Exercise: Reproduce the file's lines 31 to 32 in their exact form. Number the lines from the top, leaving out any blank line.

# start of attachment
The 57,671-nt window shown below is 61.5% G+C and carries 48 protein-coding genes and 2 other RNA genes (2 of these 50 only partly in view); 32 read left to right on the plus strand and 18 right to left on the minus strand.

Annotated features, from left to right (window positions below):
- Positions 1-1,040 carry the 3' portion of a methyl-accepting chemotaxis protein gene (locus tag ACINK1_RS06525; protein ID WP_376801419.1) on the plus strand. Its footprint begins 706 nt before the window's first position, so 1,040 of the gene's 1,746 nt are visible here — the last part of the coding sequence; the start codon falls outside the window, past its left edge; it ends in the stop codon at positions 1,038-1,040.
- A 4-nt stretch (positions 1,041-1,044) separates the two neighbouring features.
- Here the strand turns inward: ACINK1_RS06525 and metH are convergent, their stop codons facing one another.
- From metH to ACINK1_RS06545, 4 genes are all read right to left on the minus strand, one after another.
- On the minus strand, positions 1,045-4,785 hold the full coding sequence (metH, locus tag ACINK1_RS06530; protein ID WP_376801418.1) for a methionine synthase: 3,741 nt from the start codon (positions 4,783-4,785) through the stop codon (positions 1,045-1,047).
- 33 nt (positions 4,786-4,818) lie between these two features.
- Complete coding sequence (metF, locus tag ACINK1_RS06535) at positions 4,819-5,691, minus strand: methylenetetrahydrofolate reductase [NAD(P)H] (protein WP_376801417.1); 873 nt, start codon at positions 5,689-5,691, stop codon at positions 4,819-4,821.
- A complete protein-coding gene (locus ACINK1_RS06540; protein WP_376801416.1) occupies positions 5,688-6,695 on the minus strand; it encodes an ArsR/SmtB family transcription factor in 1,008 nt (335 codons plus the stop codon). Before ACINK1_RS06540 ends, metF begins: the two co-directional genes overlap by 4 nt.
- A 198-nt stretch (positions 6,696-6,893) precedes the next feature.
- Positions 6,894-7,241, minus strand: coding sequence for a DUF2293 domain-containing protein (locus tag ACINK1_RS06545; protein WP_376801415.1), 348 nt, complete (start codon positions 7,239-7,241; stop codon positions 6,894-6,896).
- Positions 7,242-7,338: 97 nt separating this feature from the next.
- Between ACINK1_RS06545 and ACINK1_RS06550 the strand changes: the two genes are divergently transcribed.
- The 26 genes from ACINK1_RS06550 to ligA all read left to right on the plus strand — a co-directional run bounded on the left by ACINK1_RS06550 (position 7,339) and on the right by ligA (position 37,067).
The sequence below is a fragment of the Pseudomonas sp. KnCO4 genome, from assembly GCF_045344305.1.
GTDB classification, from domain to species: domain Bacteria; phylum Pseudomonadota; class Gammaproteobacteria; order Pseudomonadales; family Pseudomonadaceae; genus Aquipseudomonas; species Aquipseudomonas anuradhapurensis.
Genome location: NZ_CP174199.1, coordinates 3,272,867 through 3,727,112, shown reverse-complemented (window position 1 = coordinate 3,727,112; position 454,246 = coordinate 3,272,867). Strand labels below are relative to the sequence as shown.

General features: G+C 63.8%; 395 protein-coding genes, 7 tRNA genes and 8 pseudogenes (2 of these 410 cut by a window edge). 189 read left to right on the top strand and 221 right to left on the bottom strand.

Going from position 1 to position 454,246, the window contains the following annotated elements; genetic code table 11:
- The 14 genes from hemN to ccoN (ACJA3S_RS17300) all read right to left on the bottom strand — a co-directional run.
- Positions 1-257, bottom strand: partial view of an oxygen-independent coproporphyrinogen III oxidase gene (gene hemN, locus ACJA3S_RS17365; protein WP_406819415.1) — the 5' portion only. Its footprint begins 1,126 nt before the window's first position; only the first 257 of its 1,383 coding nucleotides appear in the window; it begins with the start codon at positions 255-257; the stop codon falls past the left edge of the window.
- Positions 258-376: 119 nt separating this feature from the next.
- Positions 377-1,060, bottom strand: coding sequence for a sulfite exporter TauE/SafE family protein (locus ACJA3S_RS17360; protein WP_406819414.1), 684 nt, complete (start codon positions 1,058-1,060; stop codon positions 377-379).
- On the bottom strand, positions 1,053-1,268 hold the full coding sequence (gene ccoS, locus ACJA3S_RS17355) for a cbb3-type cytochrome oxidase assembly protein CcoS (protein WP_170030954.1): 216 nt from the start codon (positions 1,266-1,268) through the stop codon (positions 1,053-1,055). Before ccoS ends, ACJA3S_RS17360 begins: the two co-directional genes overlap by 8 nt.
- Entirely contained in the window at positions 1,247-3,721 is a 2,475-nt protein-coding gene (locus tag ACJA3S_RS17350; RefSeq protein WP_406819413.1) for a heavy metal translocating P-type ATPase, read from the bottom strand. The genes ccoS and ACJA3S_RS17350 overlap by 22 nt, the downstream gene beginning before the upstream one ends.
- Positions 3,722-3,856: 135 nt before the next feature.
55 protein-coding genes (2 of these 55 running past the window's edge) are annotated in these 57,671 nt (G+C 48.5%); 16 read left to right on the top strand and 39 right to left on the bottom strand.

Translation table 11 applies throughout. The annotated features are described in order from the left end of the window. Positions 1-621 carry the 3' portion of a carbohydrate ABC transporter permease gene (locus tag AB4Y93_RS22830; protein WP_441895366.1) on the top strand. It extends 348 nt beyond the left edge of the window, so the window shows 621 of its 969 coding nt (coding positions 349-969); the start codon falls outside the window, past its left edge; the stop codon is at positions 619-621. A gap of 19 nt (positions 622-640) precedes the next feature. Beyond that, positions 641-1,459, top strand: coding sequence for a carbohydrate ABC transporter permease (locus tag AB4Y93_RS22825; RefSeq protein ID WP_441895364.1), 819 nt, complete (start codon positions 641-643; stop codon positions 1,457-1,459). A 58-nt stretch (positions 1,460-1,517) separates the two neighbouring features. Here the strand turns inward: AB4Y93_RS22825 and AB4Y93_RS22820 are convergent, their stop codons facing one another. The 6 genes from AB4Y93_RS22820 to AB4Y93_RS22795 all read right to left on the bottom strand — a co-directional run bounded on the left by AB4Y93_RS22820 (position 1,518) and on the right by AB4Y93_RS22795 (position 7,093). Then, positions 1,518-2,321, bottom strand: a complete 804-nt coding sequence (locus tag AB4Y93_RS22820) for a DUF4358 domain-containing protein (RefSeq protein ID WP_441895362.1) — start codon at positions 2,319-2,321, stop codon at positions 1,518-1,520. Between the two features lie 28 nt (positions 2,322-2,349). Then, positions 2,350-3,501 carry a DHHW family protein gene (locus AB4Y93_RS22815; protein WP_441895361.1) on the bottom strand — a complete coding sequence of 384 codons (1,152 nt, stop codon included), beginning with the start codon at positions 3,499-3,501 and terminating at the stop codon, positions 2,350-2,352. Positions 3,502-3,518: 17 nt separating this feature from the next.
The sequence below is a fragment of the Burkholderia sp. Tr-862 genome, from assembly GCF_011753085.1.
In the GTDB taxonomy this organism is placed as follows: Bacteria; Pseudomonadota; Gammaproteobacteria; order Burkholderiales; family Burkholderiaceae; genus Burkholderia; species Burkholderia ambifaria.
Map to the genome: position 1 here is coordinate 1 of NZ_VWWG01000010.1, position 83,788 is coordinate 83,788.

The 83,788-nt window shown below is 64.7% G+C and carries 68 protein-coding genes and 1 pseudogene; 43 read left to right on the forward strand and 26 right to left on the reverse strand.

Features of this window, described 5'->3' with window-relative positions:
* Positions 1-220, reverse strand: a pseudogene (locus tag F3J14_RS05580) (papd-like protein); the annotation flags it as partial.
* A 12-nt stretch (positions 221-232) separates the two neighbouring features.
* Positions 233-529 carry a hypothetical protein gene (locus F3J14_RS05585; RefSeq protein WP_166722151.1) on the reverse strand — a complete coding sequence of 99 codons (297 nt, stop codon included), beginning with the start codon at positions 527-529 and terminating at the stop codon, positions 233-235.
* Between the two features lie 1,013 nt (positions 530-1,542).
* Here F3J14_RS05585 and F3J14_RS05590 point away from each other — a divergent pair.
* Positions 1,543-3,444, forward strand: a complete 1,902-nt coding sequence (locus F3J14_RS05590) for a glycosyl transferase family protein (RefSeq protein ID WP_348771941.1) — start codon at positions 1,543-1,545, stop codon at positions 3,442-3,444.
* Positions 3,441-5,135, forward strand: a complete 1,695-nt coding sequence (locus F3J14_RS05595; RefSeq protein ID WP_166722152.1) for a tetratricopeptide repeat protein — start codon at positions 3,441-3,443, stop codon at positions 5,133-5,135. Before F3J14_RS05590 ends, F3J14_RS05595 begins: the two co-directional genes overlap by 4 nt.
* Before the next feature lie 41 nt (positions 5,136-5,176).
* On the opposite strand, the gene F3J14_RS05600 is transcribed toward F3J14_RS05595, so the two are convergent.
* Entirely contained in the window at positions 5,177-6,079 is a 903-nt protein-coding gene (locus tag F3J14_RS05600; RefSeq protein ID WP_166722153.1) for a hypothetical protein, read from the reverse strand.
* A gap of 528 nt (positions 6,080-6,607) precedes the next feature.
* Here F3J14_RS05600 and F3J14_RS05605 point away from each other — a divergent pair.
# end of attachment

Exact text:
In the GTDB taxonomy this organism is placed as follows: Bacteria; Pseudomonadota; Gammaproteobacteria; order Burkholderiales; family Burkholderiaceae; genus Burkholderia; species Burkholderia ambifaria.
Map to the genome: position 1 here is coordinate 1 of NZ_VWWG01000010.1, position 83,788 is coordinate 83,788.